Reliable and clinically significant changes in the HoNOS and SOFAS total score are presented in Table 2.


Table 2.
Change on Health of the Nation Outcome Scales (HoNOS) (n = 103) and Social and Occupational Functioning Assessment Scale (SOFAS) (n = 109) at either 12- or 18-month follow-up. Data presented as n (%).
Outcome Measure
Worsening
No Change
Improvement
Clinically Significant
Improvement
HoNOS
2 (2)
67 (65)
14 (14)
20 (19)
SOFAS
6 (6)
73 (67)
21 (19)
9 (8)

One-third of the patients improved on the HoNOS, although the improvement was considered clinically significant for only one-fifth. The changes on the SOFAS were smaller, with only a very small number of patients exhibiting clinically significant improvement.

At baseline, 82 percent of the subjects were very severely ill according to the HoNOS; at follow-up, 56 percent were very severely ill (p < 0.001). The percentage of subjects with severe or very severe illness decreased significantly on the four HoNOS subscales that had the highest numbers of patients with severe illness at baseline. These subscales were nonspecific psychiatric symptoms, relationship problems, activities of daily living, and occupation and activity problems (Table 3).


Table 3.
Subjects with severe or very severe problems in 12 Health of the Nation Outcome Scales (HoNOS) subscales at baseline (n = 131) and either 12- or 18-month (n = 103) follow-up. Data presented as n (%).
HoNOS Subscale
Baseline
Follow-Up
Aggression
16 (16)
12 (12)
Self-Harm
3 (3)
-
Alcohol and Drug Use
5 (5)
4 (4)
Cognitive Problems
18 (17)
15 (15)
Physical Illness/Disability
10 (10)
7 (7)
Hallucinations/Delusions
32 (31)
23 (22)
Depression
22 (21)
15 (15)
Nonspecific Psychiatric Symptoms*
50 (49)
32 (31)
Relationship Problems
73 (71)
47 (46)
Activities of Daily Living*
57 (55)
38 (37)
Living Conditions
30 (29)
22 (21)
Occupation and Activity Problems
43 (42)
26 (25)
*p < 0.01.
p < 0.001.
p < 0.05.

Significant changes on both assessments, and particularly on the HoNOS, were noted at 6, 12, and 18 months (Figure). The larger error values on the SOFAS suggest a wider range of patient scores. Most of the change occurred within the first 6 months followed by a plateau in the next 6 months and then a smaller amount of improvement in the final 6 months. We should note that the improvement, although statistically significant, was moderate in size. The mean ± standard deviation (SD) HoNOS scores of those who completed the program changed from 19.5 ± 6.6 to 14.9 ± 6.8, and the mean ± SD SOFAS scores of those who completed the program changed from 31.1 ± 9.2 to 37.2 ± 10.8. Most patients, although improved, remained severely disabled at the end of the program.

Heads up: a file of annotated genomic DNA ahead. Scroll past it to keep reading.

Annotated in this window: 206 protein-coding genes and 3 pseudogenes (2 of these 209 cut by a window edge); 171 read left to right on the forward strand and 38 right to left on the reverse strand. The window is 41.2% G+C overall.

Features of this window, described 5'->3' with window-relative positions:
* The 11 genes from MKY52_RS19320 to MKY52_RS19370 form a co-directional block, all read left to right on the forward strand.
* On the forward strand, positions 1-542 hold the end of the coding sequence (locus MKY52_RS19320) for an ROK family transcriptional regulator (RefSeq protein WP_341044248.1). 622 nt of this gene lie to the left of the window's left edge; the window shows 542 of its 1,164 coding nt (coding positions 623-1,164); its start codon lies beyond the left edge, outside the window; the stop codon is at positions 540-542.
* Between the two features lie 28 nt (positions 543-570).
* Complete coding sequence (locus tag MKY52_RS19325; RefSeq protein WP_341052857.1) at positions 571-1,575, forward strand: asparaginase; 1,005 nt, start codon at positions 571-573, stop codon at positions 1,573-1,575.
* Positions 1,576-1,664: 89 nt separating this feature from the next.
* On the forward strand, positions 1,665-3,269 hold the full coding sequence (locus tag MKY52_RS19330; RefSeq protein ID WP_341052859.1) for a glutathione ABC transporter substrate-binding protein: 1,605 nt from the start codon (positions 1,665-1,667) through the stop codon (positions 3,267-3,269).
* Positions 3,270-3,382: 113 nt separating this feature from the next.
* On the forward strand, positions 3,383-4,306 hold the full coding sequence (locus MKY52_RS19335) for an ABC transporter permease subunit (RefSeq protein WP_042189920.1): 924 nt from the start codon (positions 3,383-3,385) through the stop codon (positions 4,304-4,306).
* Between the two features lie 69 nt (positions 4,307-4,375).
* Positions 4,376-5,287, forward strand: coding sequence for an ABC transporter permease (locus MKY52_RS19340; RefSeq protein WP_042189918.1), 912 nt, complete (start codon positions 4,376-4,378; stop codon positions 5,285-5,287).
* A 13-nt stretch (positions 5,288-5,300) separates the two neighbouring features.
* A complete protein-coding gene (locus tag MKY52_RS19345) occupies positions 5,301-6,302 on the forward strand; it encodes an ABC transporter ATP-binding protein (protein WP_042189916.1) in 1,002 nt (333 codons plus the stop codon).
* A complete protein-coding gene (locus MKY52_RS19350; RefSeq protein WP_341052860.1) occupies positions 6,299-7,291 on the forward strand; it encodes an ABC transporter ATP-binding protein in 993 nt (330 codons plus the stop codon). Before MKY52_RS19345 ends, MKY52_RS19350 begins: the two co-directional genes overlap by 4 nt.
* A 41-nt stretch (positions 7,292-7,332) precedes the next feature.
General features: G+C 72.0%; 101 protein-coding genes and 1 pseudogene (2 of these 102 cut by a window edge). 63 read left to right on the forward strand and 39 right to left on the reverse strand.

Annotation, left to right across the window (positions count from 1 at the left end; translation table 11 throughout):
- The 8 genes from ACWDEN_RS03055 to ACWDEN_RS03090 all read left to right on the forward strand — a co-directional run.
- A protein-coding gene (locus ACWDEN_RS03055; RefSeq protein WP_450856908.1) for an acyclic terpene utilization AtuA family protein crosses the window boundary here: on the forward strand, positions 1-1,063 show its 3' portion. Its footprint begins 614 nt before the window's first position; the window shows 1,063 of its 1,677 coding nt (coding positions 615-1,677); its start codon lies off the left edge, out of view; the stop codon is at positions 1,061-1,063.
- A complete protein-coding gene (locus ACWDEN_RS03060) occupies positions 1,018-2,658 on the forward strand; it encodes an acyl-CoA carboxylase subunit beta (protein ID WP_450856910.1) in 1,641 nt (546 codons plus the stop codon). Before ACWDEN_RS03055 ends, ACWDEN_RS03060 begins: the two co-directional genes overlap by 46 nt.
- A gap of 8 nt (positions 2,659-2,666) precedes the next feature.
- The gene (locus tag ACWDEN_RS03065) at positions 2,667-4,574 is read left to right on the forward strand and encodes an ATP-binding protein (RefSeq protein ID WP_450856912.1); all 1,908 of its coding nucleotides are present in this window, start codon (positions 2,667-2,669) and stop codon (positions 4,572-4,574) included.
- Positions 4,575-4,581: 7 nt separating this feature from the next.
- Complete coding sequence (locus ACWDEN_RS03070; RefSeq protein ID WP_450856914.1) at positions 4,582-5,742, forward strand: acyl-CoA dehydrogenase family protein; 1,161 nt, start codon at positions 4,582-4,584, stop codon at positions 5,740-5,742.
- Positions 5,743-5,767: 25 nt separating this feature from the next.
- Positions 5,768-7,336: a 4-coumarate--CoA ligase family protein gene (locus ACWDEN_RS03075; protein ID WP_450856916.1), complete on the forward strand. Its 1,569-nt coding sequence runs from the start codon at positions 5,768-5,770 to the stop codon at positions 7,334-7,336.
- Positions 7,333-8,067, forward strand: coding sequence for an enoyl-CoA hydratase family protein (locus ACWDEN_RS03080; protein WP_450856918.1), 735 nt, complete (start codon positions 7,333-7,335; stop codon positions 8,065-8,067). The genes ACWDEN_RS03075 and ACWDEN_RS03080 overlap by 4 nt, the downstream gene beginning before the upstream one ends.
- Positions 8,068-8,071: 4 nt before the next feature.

Figure. Illness severity assessed by Health of the Nation Outcome Scales(HoNOS) and social functioning by Social and Occupational Functioning Assessment Scale (SOFAS) at baseline, 6, 12, and 18 months.
DISCUSSION

First and foremost, we have to note that observational studies carried out in naturalistic settings are very challenging. Obviously, the lack of a control group and the nonblinded patient assessments limit the validity of the results. However, our findings are of interest because ours is one of the few studies that investigated the real-world implementation of a specialized rehabilitation program for people with difficult-to-treat mental illness outside Anglo-Saxon countries.

Closely examining the study population characteristics highlights that the community mental health teams referred patients with severe enduring psychiatric (mostly psychotic) symptoms, characterized by poor interpersonal relationships and social isolation, to the UP. However, the patients lacked some of the distinctive features of their American counterparts usually considered suitable for ACT [6]. They lived with their families and very few were homeless, they did not have a history of repeated hospital admissions, and they were at least partially engaged in care, as indicated by the high percentage of patients taking antipsychotic drugs. Such features are to some extent related to aspects of the Italian context: first, the strength of family ties in Italy, even for people with severe disability, has been already noted [20] and second, after the mental hospitals closed, access to inpatient care in Italy has been restricted, and the availability of acute psychiatric beds is very low [21]. However, community mental health teams clearly labeled well-known patients as treatment failures because they had long-standing problems and did not respond well to routine care, despite compliance with drug treatment. The community mental health teams probably felt they lacked both resources and hope to engage socially isolated patients in intensive rehabilitation. Last, the exclusion from the project of patients with comorbid substance abuse explains the low numbers of patients who exhibited aggressive behavior or suicide risk.